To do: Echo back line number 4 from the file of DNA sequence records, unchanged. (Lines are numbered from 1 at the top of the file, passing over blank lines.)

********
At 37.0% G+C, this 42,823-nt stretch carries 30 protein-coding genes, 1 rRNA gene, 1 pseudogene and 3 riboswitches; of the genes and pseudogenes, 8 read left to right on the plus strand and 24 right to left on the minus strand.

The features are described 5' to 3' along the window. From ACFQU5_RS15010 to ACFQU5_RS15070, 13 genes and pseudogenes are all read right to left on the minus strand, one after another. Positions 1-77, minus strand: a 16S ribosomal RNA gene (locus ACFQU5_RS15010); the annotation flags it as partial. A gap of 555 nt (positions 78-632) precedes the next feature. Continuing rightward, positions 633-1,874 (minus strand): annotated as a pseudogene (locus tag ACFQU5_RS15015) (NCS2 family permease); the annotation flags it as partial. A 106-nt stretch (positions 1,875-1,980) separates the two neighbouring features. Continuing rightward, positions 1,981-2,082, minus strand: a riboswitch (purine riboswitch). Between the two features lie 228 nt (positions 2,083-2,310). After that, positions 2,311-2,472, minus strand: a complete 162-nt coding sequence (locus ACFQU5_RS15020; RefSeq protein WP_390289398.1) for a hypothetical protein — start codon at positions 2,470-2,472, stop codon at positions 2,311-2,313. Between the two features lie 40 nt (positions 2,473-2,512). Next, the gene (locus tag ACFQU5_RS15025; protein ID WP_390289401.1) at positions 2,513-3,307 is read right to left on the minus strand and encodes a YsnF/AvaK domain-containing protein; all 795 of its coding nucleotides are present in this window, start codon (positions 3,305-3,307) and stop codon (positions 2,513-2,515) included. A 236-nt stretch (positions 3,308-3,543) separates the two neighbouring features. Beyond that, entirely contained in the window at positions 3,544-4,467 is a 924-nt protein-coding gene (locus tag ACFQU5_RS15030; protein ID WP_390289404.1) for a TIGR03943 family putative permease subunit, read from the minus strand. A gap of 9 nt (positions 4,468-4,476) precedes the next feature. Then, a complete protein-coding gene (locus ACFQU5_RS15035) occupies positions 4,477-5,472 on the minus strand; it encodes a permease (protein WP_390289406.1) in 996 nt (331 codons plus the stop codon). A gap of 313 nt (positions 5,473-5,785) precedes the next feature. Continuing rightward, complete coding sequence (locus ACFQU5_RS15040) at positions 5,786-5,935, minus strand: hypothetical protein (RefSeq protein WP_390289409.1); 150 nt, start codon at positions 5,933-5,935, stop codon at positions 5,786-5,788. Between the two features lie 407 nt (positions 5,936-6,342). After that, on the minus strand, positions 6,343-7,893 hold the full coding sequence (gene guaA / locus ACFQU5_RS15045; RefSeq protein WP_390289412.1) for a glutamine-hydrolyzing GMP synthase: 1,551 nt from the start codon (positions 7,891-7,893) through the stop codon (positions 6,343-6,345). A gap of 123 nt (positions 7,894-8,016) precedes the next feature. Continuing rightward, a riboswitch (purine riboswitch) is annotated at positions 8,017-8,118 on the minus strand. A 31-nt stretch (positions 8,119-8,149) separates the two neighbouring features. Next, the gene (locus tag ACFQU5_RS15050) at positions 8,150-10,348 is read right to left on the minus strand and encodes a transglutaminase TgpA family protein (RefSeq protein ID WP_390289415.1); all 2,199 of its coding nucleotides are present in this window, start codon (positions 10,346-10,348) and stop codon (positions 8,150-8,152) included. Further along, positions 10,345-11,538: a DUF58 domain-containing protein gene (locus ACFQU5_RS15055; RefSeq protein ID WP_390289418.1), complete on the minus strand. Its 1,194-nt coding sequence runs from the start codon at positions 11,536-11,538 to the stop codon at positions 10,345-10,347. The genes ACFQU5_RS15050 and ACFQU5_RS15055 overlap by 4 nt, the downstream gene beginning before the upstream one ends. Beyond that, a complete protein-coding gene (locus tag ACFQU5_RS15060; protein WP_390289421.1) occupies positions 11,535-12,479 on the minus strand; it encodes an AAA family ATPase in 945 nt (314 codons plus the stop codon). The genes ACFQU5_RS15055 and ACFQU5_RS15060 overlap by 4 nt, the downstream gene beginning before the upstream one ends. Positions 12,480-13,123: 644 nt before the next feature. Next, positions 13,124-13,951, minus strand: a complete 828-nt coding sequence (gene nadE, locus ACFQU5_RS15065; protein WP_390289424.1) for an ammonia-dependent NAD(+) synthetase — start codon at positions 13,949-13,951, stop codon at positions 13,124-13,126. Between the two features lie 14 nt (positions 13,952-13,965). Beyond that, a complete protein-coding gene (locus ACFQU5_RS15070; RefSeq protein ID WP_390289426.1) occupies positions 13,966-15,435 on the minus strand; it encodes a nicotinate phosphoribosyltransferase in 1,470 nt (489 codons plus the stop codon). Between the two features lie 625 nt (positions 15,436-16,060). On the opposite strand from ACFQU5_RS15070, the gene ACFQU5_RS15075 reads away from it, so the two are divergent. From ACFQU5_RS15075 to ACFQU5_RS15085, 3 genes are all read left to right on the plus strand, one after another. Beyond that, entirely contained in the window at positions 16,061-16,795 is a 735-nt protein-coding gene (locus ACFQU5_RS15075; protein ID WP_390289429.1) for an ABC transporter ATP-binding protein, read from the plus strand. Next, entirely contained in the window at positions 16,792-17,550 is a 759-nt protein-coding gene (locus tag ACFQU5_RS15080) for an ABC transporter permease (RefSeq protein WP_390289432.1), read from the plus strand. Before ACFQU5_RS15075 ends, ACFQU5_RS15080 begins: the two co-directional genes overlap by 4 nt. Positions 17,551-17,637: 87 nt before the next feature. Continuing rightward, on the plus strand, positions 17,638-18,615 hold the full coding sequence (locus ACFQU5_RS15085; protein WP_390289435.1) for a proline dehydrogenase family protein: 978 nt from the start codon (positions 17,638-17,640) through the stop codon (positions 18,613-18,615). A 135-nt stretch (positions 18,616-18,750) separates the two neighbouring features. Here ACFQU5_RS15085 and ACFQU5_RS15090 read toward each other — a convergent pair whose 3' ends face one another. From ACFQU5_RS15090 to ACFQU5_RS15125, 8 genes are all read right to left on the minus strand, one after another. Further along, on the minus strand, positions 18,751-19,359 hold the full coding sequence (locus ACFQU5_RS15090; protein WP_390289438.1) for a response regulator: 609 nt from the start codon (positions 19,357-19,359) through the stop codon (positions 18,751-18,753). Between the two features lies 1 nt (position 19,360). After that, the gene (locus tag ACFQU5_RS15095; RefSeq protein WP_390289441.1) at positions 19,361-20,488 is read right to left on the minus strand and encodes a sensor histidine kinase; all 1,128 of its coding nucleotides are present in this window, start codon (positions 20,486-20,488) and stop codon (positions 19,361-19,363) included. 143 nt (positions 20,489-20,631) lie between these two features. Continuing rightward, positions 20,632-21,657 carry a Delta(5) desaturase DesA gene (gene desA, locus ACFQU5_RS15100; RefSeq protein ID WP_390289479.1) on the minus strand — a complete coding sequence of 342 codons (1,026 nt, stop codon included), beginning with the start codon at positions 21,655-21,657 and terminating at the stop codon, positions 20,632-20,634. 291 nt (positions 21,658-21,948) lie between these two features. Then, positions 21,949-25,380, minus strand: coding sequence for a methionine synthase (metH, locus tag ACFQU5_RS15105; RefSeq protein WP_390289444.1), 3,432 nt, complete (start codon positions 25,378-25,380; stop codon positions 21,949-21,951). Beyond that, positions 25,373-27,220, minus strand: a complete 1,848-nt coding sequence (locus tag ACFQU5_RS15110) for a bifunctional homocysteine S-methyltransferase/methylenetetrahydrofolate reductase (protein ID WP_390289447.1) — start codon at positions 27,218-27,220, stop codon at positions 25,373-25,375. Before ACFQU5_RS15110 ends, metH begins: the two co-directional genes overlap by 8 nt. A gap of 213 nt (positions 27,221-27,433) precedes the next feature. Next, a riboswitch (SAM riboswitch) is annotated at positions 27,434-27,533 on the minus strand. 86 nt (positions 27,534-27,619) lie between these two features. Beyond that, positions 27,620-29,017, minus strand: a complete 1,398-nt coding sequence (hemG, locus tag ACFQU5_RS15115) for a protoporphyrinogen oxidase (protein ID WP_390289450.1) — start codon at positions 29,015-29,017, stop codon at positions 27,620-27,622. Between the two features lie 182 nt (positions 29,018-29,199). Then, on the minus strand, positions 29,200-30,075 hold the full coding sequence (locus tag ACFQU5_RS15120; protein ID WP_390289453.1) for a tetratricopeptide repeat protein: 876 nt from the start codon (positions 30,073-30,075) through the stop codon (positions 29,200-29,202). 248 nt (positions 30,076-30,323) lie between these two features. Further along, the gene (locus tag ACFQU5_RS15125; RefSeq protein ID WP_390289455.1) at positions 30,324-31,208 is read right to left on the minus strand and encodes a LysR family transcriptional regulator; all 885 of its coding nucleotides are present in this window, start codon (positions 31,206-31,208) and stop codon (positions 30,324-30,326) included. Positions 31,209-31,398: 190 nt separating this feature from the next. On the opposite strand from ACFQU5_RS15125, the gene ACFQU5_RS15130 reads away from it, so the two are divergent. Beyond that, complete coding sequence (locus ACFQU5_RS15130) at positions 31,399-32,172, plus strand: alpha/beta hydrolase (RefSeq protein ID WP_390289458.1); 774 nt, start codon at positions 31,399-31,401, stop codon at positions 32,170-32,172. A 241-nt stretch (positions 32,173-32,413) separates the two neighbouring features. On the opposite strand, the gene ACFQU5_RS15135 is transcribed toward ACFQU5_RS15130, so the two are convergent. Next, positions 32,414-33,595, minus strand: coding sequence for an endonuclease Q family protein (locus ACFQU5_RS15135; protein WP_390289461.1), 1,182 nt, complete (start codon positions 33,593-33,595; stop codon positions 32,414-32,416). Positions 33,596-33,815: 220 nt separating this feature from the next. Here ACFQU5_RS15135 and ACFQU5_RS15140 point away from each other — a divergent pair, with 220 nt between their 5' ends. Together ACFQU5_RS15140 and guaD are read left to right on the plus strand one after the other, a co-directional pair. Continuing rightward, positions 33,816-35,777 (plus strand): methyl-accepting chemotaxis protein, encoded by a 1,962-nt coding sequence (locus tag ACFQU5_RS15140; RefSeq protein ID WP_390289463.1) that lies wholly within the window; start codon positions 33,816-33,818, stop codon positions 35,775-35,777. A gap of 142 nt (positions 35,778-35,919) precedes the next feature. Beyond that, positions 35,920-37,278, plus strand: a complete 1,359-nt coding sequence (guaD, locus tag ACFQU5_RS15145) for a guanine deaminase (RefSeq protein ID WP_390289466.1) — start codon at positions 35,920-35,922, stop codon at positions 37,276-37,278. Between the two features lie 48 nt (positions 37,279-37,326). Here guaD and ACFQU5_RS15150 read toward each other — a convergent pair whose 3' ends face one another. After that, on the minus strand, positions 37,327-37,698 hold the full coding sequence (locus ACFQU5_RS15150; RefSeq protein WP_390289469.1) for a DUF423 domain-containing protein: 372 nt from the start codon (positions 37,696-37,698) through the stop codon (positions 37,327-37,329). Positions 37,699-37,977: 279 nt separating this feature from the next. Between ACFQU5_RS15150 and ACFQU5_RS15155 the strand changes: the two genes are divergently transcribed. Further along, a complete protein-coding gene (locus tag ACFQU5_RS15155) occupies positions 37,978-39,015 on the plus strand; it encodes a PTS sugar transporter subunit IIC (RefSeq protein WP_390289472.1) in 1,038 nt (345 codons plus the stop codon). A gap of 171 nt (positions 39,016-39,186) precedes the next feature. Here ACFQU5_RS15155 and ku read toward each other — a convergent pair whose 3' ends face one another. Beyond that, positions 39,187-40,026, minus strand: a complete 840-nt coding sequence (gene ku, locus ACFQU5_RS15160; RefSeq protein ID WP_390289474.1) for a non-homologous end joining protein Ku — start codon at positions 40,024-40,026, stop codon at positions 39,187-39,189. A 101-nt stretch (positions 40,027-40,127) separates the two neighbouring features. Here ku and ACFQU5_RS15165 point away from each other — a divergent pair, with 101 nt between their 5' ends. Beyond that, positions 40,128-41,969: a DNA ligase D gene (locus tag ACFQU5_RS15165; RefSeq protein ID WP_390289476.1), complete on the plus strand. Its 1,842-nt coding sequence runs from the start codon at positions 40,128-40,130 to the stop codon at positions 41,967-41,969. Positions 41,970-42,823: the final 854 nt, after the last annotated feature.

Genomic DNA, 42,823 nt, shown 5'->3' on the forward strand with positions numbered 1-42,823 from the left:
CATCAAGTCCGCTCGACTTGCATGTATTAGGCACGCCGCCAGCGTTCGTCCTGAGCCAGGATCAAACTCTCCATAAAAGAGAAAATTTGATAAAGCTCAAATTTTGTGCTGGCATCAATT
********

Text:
CATCAAGTCCGCTCGACTTGCATGTATTAGGCACGCCGCCAGCGTTCGTCCTGAGCCAGGATCAAACTCTCCATAAAAGAGAAAATTTGATAAAGCTCAAATTTTGTGCTGGCATCAATT